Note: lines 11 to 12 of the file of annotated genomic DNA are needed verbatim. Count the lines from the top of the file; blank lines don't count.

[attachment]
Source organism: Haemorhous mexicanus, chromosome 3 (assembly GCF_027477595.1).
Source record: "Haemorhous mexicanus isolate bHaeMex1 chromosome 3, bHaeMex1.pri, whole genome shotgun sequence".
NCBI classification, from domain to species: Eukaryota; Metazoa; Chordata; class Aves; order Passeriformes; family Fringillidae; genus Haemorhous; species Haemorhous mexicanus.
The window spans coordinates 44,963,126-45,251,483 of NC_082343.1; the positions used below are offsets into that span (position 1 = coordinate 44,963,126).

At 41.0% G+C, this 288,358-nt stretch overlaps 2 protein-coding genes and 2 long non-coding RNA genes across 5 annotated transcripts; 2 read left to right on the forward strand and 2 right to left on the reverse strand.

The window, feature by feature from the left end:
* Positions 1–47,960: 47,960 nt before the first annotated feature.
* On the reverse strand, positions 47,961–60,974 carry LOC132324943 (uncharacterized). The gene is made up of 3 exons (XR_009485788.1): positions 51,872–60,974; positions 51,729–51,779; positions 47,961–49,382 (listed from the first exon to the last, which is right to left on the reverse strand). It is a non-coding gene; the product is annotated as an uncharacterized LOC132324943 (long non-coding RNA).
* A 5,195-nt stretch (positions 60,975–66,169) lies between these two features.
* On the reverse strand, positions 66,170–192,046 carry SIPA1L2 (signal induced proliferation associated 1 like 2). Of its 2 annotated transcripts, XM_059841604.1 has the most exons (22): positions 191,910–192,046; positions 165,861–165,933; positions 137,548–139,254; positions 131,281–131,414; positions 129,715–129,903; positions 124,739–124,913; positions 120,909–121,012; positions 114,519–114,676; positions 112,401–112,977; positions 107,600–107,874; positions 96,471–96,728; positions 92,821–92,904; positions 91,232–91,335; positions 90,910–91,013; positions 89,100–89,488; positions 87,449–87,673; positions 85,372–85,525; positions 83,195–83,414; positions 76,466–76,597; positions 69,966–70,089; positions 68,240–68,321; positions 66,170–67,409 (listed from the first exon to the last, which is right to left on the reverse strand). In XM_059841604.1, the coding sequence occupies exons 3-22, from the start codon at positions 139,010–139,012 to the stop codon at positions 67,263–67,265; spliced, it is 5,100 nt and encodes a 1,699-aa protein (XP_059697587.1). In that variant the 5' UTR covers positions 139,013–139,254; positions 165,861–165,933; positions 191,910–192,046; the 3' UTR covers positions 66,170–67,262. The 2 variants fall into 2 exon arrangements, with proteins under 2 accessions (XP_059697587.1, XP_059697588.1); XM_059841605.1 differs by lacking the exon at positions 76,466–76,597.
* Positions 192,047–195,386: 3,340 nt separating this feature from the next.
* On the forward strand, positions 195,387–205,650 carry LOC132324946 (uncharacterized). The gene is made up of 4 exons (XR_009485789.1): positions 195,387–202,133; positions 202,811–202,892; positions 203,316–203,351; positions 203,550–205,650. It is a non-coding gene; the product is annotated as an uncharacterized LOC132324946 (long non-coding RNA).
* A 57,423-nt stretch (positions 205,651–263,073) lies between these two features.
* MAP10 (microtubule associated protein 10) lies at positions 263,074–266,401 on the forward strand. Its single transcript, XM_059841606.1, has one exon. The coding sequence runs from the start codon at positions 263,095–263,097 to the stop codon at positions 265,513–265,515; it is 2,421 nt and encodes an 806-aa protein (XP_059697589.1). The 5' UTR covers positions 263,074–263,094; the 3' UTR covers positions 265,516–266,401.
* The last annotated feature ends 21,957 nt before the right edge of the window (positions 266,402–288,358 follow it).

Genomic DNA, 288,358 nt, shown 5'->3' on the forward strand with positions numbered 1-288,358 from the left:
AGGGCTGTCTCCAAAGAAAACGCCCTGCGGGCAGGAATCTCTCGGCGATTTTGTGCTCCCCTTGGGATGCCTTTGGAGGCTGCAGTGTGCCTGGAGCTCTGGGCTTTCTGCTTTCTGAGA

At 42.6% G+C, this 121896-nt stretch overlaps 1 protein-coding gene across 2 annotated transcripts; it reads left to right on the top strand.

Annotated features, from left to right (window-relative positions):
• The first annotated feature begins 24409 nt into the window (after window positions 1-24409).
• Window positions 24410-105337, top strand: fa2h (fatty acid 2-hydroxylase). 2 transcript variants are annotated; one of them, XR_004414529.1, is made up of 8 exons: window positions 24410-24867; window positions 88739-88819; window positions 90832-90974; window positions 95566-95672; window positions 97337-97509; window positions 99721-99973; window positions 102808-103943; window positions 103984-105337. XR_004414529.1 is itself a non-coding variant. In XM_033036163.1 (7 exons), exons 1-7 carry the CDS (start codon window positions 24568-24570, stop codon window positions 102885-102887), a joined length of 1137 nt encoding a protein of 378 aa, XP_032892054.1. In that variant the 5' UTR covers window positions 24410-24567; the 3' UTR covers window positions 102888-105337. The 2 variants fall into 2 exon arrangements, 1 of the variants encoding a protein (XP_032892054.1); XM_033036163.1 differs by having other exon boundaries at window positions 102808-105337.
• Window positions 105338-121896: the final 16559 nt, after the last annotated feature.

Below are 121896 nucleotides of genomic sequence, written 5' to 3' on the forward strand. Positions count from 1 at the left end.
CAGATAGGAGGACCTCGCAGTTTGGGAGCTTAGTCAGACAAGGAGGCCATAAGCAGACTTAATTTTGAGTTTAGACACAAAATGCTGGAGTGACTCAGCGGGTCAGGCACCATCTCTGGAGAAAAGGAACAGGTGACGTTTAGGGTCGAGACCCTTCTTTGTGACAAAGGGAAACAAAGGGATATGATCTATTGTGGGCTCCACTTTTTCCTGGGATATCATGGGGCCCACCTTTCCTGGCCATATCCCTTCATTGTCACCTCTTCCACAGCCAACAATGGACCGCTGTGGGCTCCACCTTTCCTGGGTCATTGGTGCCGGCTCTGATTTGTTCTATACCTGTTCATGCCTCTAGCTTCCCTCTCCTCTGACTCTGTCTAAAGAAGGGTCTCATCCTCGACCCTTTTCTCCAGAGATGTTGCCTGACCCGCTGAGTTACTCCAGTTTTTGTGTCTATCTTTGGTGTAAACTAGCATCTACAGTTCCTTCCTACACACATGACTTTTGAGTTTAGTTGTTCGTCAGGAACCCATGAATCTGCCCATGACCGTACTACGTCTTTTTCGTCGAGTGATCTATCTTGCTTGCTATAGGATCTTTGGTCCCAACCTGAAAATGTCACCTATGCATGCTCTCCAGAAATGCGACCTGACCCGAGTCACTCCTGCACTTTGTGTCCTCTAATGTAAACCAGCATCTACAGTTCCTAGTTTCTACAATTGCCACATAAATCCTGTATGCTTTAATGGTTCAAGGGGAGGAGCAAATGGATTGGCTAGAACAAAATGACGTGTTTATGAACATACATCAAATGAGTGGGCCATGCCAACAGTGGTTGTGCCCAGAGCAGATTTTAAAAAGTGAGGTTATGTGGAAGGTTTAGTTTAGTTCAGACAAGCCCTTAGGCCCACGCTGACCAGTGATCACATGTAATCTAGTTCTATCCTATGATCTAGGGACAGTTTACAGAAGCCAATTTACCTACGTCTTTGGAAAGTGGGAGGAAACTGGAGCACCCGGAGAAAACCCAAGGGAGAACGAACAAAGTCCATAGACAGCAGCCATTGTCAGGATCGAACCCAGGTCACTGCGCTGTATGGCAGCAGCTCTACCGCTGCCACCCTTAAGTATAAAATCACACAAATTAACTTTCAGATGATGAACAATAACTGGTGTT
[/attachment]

* Positions 192,047–195,386: 3,340 nt separating this feature from the next.
* On the forward strand, positions 195,387–205,650 carry LOC132324946 (uncharacterized). The gene is made up of 4 exons (XR_009485789.1): positions 195,387–202,133; positions 202,811–202,892; positions 203,316–203,351; positions 203,550–205,650. It is a non-coding gene; the product is annotated as an uncharacterized LOC132324946 (long non-coding RNA).